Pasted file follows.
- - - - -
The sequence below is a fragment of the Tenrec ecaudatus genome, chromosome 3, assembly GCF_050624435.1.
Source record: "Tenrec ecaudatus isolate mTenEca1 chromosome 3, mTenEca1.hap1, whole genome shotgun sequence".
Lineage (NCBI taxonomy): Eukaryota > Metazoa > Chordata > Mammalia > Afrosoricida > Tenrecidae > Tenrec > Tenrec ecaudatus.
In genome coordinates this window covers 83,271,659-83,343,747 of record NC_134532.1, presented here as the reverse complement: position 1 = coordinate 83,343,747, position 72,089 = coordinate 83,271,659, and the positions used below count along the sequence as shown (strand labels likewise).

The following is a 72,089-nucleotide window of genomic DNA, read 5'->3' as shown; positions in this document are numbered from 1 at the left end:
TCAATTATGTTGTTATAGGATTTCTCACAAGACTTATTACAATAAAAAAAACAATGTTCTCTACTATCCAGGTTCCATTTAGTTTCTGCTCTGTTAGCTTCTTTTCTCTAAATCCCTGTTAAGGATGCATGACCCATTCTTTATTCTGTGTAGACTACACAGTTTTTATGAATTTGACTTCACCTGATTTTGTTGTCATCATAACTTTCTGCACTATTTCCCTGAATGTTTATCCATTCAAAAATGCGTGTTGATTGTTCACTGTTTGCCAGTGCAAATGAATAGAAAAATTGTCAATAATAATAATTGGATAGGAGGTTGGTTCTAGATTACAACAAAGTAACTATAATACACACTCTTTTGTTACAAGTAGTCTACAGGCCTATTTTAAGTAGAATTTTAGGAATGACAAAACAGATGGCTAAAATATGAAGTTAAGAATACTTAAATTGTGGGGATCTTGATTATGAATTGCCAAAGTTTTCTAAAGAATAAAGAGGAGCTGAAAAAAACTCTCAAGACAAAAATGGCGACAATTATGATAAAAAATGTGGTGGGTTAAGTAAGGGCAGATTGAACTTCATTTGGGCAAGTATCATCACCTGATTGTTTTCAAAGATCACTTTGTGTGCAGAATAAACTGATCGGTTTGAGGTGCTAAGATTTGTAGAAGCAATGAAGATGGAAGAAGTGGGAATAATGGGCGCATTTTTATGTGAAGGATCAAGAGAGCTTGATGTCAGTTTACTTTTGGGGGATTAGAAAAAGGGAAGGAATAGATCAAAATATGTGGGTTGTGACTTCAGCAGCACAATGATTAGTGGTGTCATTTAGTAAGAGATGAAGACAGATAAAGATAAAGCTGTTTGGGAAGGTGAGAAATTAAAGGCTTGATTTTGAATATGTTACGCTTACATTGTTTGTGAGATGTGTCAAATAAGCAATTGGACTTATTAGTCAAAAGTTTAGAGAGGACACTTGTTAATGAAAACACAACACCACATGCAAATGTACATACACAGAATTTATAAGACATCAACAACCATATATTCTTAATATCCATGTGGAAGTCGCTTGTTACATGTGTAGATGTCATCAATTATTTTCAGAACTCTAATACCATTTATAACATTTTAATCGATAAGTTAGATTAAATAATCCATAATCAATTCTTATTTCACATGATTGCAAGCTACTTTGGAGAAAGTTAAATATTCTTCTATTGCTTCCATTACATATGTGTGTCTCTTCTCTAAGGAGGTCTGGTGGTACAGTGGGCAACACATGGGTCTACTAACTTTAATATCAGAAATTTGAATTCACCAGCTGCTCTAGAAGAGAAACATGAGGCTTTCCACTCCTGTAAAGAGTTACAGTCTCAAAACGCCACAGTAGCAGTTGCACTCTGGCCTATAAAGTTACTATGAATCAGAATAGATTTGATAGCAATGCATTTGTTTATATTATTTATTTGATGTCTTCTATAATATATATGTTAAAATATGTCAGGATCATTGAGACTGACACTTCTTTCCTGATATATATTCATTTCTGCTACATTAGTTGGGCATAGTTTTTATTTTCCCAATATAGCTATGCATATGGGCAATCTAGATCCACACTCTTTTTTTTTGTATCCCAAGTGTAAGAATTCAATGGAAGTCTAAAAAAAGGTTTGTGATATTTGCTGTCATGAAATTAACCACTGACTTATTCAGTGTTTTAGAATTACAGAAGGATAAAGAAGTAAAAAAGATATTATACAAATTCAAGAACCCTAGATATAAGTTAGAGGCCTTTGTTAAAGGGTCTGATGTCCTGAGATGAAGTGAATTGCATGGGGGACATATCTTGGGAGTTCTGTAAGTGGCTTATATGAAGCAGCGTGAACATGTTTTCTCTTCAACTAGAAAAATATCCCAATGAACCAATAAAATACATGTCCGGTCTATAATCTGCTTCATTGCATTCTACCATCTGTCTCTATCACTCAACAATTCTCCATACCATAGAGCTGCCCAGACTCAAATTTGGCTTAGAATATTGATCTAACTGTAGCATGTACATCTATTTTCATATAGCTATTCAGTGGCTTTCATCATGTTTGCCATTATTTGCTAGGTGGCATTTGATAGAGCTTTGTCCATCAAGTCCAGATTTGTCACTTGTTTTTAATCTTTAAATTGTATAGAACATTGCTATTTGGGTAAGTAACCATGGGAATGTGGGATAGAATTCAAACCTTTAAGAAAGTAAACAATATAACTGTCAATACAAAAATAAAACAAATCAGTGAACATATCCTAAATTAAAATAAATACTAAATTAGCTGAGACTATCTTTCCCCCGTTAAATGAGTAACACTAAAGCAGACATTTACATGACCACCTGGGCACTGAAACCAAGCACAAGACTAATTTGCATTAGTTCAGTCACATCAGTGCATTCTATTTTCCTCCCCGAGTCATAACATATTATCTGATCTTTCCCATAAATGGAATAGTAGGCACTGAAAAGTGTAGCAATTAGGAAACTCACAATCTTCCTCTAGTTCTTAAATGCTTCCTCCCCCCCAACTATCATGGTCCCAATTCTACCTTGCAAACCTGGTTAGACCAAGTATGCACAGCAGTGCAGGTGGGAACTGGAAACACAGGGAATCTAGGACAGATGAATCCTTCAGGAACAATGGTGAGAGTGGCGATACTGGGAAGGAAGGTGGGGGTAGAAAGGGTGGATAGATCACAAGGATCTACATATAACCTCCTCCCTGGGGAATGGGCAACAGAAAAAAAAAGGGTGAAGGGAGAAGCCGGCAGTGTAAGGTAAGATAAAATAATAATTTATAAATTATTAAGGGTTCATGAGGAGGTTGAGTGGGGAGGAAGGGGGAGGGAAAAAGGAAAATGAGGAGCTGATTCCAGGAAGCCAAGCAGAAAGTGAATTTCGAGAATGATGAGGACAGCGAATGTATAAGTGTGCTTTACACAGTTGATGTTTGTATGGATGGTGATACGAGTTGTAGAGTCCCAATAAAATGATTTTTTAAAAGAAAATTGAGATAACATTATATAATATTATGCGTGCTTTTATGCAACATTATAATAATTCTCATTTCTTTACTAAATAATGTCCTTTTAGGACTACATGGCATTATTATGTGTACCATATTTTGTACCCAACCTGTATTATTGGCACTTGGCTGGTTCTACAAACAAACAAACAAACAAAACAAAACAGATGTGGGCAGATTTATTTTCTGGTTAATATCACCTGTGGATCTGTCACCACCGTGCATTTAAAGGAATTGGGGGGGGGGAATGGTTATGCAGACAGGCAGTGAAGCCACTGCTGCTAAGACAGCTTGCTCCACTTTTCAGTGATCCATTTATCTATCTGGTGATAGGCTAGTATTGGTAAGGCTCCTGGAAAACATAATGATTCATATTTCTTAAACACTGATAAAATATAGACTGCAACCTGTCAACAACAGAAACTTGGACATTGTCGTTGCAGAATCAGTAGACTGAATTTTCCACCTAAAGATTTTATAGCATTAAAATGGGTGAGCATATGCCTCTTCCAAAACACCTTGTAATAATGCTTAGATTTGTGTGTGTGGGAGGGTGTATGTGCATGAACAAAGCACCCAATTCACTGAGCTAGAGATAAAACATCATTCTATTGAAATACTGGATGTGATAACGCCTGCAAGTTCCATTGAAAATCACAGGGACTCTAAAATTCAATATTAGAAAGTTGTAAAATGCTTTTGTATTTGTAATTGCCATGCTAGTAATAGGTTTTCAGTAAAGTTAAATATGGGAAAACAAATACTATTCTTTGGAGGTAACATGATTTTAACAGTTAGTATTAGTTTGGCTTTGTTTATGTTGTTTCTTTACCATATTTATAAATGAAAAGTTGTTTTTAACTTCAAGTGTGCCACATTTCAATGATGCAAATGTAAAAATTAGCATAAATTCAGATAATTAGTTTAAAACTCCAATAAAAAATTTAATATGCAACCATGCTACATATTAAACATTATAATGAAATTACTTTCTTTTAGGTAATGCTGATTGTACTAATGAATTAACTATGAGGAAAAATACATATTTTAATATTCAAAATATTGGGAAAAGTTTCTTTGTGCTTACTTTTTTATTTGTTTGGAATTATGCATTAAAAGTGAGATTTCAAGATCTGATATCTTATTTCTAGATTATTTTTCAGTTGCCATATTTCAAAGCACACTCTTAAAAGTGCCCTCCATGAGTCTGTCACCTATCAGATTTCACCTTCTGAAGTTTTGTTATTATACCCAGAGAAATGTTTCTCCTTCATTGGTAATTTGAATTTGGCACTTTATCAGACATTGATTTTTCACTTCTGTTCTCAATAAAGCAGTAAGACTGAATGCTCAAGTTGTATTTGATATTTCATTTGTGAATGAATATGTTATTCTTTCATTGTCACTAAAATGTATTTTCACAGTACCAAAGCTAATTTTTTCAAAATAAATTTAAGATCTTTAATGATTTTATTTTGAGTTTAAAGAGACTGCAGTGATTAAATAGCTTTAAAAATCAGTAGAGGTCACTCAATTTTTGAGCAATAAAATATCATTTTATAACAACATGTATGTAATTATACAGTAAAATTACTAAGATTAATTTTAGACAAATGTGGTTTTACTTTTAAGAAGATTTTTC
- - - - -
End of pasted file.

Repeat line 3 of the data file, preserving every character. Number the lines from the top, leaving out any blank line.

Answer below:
Lineage (NCBI taxonomy): Eukaryota > Metazoa > Chordata > Mammalia > Afrosoricida > Tenrecidae > Tenrec > Tenrec ecaudatus.